An edited version of this article was published in Saturday’s Daily Monitor – Uganda’s best selling independent newspaper.
As the late afternoon mist draws down the valley the spectacular peaks of the Rwenzori mountain range are left tantalising exposed, reaching high up into the bright warm sky. The image of snow packed glaciers glistening on rocky mountain tops so close to the equator is one of the many wonders of mountaineering in Uganda and is cherished by those lucky enough to witness it.
Standing atop these majestic snow covered peaks is an experience that only a few have managed and perhaps, due to melting glaciers, only a few more will have the chance to see. Many perceive these peaks as too cold, dangerous or difficult to reach, but since its inception in 1945 the Mountain Club of Uganda (MCU) has been accessing and documenting the foothills and the peaks of this magnificent mountain range.
Soon to celebrate its 70th birthday, the MCU has undertaken renewed efforts to expand the Club and to fulfil its core mission: to encourage everyone in Uganda to enjoy, explore and celebrate the outstanding natural beauty that Uganda has been blessed with. This inevitably includes the mountaineering jewel – the range of the Rwenzori Mountains, but goes beyond this to cover all areas of the country.
Charlie Langan, the current President of MCU, talks keenly of the diversity of mountaineering in Uganda, saying, “Although the Rwenzoris provide an impressive challenge for anyone, Uganda has so much more to offer. From the hills of Agoro in the north, to the spectacular peaks of the Virungas in the south west, from the crater lakes of Fort Portal in the west to the peaks of Kadam and Napak in the East, Uganda has something for any level of fitness, enthusiasm and experience. At MCU we are here to help people get out and enjoy the outdoors in this incredible country.”
The MCU was first founded in the Geography Room in another of Uganda’s long standing institutions, Makerere University in Kampala. The Club was originally founded as the Uganda section of the East African Mountain Club by Rene Bere along with students and lecturers but soon developed into the ‘Mountain Club of Uganda’ – a name that it still proudly bears today.
Indeed, it was in these early years that the MCU laid down the foundations for mountaineering in the country. Deo Lubega, the Club’s Patron who has been active in MCU for over 25 years, reminds newer Club members that it was the MCU who between 1949 and 1958 built a circuit of six huts on the Rwenzori Mountains as well as a hut on Mount Elgon and on Mount Muhavura. At the time the Club was dominated by expatriates but very early on decided to offer training for interested Bakonjo porters to offer formal porterage services on the Rwenzoris as an alternative source of income.
As such in 1960 Timothy Bazarrabusa became the first Ugandan to climb Margherita peak, 5,109m above sea level – the highest point in the Rwenzori range and Uganda. Bazarabusa went on to become the President of MCU and later its Patron and a key advocate for mountaineering in Uganda.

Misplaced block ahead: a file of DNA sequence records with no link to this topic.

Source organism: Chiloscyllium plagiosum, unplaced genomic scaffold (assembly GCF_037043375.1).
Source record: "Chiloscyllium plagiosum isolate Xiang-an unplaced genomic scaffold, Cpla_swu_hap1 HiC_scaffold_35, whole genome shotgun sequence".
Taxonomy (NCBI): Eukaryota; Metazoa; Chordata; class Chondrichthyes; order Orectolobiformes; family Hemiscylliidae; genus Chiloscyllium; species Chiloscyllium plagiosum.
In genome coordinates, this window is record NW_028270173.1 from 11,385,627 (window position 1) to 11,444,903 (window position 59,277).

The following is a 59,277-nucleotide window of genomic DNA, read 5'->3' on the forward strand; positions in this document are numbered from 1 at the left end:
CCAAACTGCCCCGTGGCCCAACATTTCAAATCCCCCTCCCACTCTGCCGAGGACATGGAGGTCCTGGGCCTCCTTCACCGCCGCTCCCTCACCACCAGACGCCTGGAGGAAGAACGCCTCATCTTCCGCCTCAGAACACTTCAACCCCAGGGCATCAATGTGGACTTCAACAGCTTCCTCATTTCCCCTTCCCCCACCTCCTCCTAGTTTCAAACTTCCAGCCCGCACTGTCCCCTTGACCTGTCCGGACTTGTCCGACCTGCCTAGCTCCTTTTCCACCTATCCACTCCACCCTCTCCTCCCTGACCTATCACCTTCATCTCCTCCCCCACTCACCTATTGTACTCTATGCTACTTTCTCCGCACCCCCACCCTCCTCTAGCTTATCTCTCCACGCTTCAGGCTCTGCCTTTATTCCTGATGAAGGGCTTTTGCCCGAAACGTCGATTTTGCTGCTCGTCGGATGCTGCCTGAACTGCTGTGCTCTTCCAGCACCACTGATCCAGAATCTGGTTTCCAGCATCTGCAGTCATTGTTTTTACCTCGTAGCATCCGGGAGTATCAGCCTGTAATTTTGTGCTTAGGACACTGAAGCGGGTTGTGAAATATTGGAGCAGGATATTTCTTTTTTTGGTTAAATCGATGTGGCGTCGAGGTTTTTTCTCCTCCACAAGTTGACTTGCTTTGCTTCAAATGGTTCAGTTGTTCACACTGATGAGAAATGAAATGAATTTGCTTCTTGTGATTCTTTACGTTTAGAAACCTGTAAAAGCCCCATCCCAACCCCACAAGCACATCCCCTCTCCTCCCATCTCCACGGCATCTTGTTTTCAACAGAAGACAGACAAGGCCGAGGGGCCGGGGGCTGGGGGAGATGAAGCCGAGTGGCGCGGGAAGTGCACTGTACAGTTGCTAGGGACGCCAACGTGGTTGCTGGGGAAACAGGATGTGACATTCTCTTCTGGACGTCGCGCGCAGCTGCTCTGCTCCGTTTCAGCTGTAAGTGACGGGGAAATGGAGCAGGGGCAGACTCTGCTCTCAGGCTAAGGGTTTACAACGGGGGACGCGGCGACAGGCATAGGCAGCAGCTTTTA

In 1972 MCU Presidents Henry Osmaston and David Pasteur published the “Guide to the Rwenzori’s”- a definitive guide to the range and its history and peoples. Along with Andrew Stuart and James Lang-Brown, these were some of the key figures in the history of mountaineering in Uganda who have documented and explored the mountain areas of Uganda.
Since that time the Club has held a commendable but somewhat discontinuous existence, due to political instability and restricted access to the mountains due to civil unrest. Today, as the MCU turns 70 it continues to build on its proud history and to open its doors to members old and new.
Langan, the current MCU President, commented, “In the last few years the Club has grown from a handful of people interested in mountaineering to a vibrant and diverse community of people eager to enjoy the outdoors. We have spread beyond simply walking and climbing and now regularly kayak on the river Nile, mountain bike through forests and villages and of course, meet up regularly to socialise with like minded friends.”
This ethos of encouraging others to enjoy the outdoors has also driven the Club to try and document the potential for climbing, walking and other activities in Uganda. Just as the Club proudly published a ‘Guide to Rock Climbing’ in 1963, so the Club is today editing the final draft of an updated guide to encourage others with a sense of adventure to leave the comfort of Kampala to head out and explore the extraordinary outdoor environment that Uganda has to offer.
Regular events: http://www.mcu.ug/?page_id=19
2 responses to “70 years of mountaineering in Uganda”
your blog is very interesting. MCU is such an inspiring organization that encourage people to enjoy, explore the nature, and participate in mountaineering activities. I wish that there are more organization in the world that do have the same mission of MCU.
Interesting article, though it seems to imply that Timothy Bazarrabusa was a porter — which certainly wasn’t the case. He was an educator, writer and later Uganda’s first High Commissioner in London. By the time he joined the MCU in 1954 he was already Schools Supervisor in the Native Anglican Church for the Toro District.